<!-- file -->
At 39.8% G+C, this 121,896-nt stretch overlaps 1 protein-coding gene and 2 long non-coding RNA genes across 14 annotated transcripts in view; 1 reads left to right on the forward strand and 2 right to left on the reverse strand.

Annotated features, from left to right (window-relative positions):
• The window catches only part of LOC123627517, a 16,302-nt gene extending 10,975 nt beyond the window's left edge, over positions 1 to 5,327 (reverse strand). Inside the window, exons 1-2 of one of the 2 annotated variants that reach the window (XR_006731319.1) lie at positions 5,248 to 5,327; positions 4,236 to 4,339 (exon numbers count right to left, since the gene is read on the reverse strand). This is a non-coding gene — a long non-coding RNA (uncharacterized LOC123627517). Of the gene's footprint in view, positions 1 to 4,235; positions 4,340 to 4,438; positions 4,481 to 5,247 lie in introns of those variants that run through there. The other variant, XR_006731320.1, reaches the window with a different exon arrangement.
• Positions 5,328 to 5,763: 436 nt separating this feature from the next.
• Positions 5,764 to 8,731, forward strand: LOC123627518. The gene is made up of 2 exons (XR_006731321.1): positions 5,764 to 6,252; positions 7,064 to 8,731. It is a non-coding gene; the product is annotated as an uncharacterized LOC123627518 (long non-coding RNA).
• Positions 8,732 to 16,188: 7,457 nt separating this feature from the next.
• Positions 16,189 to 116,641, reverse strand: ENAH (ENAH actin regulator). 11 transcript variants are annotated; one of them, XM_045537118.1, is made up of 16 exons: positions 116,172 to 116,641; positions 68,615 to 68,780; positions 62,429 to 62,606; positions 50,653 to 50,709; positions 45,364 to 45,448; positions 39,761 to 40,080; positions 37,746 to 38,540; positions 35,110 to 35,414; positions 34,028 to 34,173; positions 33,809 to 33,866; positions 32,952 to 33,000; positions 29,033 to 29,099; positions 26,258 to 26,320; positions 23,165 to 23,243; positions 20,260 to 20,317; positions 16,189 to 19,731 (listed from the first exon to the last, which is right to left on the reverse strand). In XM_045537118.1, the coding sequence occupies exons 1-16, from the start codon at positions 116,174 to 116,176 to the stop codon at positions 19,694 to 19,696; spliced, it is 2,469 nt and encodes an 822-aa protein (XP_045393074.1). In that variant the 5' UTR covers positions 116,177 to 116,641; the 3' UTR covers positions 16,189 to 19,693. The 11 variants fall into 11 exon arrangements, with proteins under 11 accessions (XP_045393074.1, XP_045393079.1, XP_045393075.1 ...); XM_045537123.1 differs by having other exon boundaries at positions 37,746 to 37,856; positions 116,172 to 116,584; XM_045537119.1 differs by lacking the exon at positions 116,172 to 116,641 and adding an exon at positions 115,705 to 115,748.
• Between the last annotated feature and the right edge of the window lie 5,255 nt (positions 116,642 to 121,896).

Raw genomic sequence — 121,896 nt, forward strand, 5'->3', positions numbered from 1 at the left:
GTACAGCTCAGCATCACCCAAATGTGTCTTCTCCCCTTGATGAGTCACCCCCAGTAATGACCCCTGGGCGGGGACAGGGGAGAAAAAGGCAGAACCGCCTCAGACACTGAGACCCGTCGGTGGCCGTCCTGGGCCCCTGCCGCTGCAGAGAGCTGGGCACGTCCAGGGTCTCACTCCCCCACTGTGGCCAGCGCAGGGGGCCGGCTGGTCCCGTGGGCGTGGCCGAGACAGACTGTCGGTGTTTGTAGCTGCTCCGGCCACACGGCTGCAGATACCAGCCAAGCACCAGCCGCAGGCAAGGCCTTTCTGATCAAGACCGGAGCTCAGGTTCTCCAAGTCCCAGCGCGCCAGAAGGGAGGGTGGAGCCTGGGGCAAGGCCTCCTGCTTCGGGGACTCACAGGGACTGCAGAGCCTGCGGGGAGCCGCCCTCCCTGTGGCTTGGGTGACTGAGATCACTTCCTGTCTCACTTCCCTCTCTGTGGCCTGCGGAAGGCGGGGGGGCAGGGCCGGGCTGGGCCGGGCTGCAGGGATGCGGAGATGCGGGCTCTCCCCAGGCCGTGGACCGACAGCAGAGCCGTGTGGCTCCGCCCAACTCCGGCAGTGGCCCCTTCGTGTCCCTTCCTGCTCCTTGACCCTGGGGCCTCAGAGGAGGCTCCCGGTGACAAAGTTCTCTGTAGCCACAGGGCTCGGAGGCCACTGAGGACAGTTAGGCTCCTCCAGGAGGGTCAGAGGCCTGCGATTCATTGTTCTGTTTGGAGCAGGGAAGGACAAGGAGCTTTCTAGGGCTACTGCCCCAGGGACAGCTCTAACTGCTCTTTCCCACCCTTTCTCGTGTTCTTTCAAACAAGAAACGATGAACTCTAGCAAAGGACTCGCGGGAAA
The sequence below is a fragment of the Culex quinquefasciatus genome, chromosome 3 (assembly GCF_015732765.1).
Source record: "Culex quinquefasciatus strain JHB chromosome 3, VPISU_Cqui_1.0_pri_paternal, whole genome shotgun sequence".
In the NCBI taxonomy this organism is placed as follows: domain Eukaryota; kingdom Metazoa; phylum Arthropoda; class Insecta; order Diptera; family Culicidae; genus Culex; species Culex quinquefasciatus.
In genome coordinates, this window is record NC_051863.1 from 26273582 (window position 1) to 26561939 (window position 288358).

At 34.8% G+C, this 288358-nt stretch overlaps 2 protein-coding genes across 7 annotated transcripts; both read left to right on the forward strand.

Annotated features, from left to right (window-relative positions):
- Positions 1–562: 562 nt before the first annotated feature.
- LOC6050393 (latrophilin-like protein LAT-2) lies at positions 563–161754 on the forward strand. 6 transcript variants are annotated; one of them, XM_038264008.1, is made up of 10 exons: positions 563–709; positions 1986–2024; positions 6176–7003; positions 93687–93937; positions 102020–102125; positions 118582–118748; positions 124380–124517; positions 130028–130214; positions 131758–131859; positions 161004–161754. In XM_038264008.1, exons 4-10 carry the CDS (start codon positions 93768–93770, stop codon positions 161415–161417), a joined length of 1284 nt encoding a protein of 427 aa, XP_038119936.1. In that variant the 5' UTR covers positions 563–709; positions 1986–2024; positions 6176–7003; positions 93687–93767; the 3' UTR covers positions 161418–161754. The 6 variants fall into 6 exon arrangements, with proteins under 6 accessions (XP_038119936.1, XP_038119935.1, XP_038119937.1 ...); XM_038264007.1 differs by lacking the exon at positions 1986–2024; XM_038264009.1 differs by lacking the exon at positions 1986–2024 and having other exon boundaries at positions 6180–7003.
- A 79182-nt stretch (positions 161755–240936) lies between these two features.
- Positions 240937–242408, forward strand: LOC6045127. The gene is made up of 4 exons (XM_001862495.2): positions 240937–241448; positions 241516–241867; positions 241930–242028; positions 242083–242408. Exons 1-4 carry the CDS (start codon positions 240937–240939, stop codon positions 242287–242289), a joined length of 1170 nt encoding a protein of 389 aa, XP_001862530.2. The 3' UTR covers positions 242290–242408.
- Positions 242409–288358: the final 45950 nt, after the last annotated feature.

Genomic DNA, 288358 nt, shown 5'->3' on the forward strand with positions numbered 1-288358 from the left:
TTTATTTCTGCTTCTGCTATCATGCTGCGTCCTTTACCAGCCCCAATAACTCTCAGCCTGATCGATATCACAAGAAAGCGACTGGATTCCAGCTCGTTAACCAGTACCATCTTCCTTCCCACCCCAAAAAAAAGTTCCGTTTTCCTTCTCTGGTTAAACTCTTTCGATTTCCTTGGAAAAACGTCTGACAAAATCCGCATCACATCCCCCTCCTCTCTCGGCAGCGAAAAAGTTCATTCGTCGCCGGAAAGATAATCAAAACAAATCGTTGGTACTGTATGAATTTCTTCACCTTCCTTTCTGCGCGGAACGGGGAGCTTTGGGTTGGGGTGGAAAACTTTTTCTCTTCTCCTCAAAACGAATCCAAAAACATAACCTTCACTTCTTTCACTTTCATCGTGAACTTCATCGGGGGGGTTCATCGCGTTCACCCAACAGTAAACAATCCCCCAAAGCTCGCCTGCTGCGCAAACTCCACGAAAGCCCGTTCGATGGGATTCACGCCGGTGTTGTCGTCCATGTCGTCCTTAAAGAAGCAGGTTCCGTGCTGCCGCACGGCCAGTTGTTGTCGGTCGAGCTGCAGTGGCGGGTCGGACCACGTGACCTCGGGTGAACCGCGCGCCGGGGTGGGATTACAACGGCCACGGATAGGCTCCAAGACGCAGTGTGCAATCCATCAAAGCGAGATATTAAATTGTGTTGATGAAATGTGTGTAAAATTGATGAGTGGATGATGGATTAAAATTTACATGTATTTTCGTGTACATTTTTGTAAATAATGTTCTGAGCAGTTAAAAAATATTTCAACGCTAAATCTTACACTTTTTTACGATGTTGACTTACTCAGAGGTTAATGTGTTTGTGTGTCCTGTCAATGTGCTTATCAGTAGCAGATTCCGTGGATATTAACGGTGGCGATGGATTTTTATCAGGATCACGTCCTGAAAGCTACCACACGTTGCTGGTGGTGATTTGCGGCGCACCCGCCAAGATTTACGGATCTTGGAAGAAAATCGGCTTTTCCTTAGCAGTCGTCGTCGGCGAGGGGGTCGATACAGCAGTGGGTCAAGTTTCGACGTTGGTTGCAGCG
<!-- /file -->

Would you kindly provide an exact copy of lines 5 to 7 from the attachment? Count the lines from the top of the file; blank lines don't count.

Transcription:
• Positions 5,764 to 8,731, forward strand: LOC123627518. The gene is made up of 2 exons (XR_006731321.1): positions 5,764 to 6,252; positions 7,064 to 8,731. It is a non-coding gene; the product is annotated as an uncharacterized LOC123627518 (long non-coding RNA).
• Positions 8,732 to 16,188: 7,457 nt separating this feature from the next.
• Positions 16,189 to 116,641, reverse strand: ENAH (ENAH actin regulator). 11 transcript variants are annotated; one of them, XM_045537118.1, is made up of 16 exons: positions 116,172 to 116,641; positions 68,615 to 68,780; positions 62,429 to 62,606; positions 50,653 to 50,709; positions 45,364 to 45,448; positions 39,761 to 40,080; positions 37,746 to 38,540; positions 35,110 to 35,414; positions 34,028 to 34,173; positions 33,809 to 33,866; positions 32,952 to 33,000; positions 29,033 to 29,099; positions 26,258 to 26,320; positions 23,165 to 23,243; positions 20,260 to 20,317; positions 16,189 to 19,731 (listed from the first exon to the last, which is right to left on the reverse strand). In XM_045537118.1, the coding sequence occupies exons 1-16, from the start codon at positions 116,174 to 116,176 to the stop codon at positions 19,694 to 19,696; spliced, it is 2,469 nt and encodes an 822-aa protein (XP_045393074.1). In that variant the 5' UTR covers positions 116,177 to 116,641; the 3' UTR covers positions 16,189 to 19,693. The 11 variants fall into 11 exon arrangements, with proteins under 11 accessions (XP_045393074.1, XP_045393079.1, XP_045393075.1 ...); XM_045537123.1 differs by having other exon boundaries at positions 37,746 to 37,856; positions 116,172 to 116,584; XM_045537119.1 differs by lacking the exon at positions 116,172 to 116,641 and adding an exon at positions 115,705 to 115,748.